• Devastation in Yemen ongoing
    • Abstract: Publication date: 14–20 July 2018Source: The Lancet, Volume 392, Issue 10142Author(s): Sharmila Devi
       
  • African Union launches a pan-African anti-malaria campaign
    • Abstract: Publication date: 14–20 July 2018Source: The Lancet, Volume 392, Issue 10142Author(s): John Zarocostas
       
  • Proposed regulation of oxytocin in India causes concern
    • Abstract: Publication date: 14–20 July 2018Source: The Lancet, Volume 392, Issue 10142Author(s): Sophie Cousins
       
  • Prospects for health in Mexico after the presidential election
    • Abstract: Publication date: 14–20 July 2018Source: The Lancet, Volume 392, Issue 10142Author(s): Stephen Woodman
       
  • Offline: The UK's child health emergency
    • Abstract: Publication date: 14–20 July 2018Source: The Lancet, Volume 392, Issue 10142Author(s): Richard Horton
       
  • Denicotinised cigarettes
    • Abstract: Publication date: 14–20 July 2018Source: The Lancet, Volume 392, Issue 10142Author(s): John Britton
       
  • How Montgomery is reconfiguring consent in the UK
    • Abstract: Publication date: 14–20 July 2018Source: The Lancet, Volume 392, Issue 10142Author(s): Natalie Harrison, Hilary Hewitt, Pranav Pandya, Dan Reisel
       
  • Indonesia disavows “unity in diversity”
    • Abstract: Publication date: 14–20 July 2018Source: The Lancet, Volume 392, Issue 10142Author(s): The Lancet
       
  • Food security in the Middle East and north Africa
    • Abstract: Publication date: 14–20 July 2018Source: The Lancet, Volume 392, Issue 10142Author(s): The Lancet
       
  • Is digital medicine different'
    • Abstract: Publication date: 14–20 July 2018Source: The Lancet, Volume 392, Issue 10142Author(s): The Lancet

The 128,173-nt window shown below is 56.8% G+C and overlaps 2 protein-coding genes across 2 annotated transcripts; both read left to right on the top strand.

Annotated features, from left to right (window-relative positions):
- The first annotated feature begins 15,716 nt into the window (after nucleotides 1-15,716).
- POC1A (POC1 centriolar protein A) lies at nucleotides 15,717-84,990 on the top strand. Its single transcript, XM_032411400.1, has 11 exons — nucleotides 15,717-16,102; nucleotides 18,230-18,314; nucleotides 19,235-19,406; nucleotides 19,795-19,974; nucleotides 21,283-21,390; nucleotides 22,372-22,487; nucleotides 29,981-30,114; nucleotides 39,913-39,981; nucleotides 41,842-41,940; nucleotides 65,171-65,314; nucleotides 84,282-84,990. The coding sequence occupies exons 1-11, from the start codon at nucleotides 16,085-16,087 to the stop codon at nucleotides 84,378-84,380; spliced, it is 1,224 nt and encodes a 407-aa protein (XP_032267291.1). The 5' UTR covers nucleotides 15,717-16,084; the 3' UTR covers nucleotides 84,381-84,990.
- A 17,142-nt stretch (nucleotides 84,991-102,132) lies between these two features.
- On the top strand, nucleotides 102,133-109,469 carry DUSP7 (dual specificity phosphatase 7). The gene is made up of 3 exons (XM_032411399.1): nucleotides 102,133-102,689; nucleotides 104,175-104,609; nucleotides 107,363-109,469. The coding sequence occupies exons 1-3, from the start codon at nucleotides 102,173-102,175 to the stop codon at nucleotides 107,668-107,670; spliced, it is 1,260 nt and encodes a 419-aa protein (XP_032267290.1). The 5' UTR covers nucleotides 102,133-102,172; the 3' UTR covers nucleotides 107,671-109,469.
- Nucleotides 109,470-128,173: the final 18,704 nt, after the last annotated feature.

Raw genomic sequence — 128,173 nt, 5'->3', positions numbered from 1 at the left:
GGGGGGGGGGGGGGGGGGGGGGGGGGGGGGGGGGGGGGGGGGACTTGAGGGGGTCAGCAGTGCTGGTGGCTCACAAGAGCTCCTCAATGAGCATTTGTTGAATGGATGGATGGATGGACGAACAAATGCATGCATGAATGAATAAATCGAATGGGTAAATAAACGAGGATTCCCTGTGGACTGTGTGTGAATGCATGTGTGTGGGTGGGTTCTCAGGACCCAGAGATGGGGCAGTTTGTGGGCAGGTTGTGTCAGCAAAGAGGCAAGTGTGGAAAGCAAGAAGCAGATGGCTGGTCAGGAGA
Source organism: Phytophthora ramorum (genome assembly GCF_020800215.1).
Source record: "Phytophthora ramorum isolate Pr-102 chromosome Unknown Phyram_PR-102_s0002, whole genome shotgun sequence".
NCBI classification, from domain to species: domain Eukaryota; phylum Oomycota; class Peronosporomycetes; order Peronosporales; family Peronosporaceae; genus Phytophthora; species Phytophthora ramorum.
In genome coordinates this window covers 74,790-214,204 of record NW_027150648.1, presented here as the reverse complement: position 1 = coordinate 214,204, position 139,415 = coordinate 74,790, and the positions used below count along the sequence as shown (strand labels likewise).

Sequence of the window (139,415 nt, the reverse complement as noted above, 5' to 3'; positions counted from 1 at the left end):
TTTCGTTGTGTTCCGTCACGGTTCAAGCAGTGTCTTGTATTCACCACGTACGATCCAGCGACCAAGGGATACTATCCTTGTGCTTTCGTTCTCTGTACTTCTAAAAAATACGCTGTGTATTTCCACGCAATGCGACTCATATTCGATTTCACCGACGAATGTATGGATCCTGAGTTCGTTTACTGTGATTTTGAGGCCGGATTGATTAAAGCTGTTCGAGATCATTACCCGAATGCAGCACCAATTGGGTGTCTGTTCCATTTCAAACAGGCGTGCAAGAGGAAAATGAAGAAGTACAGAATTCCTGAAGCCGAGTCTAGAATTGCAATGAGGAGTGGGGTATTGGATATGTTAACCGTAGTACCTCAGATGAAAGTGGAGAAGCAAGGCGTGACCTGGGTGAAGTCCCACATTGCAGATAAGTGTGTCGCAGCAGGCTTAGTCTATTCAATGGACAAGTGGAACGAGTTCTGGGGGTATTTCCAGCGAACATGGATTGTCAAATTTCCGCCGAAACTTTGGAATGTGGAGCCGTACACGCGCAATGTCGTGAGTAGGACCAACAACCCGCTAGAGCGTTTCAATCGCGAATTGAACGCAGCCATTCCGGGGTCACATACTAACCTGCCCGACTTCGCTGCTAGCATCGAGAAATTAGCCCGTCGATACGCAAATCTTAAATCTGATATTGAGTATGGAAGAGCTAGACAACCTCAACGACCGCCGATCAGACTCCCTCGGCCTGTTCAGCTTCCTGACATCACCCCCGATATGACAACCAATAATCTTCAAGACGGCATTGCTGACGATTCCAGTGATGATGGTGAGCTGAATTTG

• NHS on screen
    • Abstract: Publication date: 7–13 July 2018Source: The Lancet, Volume 392, Issue 10141Author(s): Nicholas Timmins
       
  • Progress in clinical research in surgery and IDEAL
    • Abstract: Publication date: 7–13 July 2018Source: The Lancet, Volume 392, Issue 10141Author(s): Peter McCulloch, Joshua Feinberg, Yiannis Philippou, Angelos Kolias, Sean Kehoe, Gillian Lancaster, Jenny Donovan, Tatjana Petrinic, Riaz Agha, Christopher PennellSummaryThe quality of clinical research in surgery has long attracted criticism. High-quality randomised trials have proved difficult to undertake in surgery, and many surgical treatments have therefore been adopted without adequate supporting evidence of efficacy and safety. This evidence deficit can adversely affect research funding and reimbursement decisions, lead to slow adoption of innovations, and permit widespread adoption of procedures that offer no benefit, or cause harm. Improvement in the quality of surgical evidence would therefore be valuable. The Idea, Development, Exploration, Assessment, and Long-term Follow-up (IDEAL) Framework and Recommendations specify desirable qualities for surgical studies, and outline an integrated evaluation pathway for surgery, and similar complex interventions. We used the IDEAL Recommendations to assess methodological progress in surgical research over time, assessed the uptake and influence of IDEAL, and identified the challenges to further methodological progress. Comparing studies from the periods 2000–04 and 2010–14, we noted apparent improvement in the use of standard outcome measures, adoption of Consolidated Standards of Reporting Trials (CONSORT) standards, and assessment of the quality of surgery and of learning curves, but no progress in the use of qualitative research or reporting of modifications during procedure development. Better education about research, integration of rigorous evaluation into routine practice and training, and linkage of such work to awards systems could foster further improvements in surgical evidence. IDEAL has probably contributed only slightly to the improvements described to date, but its uptake is accelerating rapidly. The need for the integrated evaluation template IDEAL offers for surgery and other complex treatments is becoming more widely accepted.
       
  • Bochdalek hernia
    • Abstract: Publication date: 7–13 July 2018Source: The Lancet, Volume 392, Issue 10141Author(s): Xiaofeng Hu, Bin Liu
       
  • Department of Error
    • Abstract: Publication date: 7–13 July 2018Source: The Lancet, Volume 392, Issue 10141Author(s):
       
  • Dilemmas for nurses in China
    • Abstract: Publication date: 7–13 July 2018Source: The Lancet, Volume 392, Issue 10141Author(s): Jun-Song Yang, Ding-Jun Hao
       
  • Percutaneous coronary intervention for stable angina in ORBITA –
           Authors' reply
    • Abstract: Publication date: 7–13 July 2018Source: The Lancet, Volume 392, Issue 10141Author(s): Darrel P Francis, Rasha Al-Lamee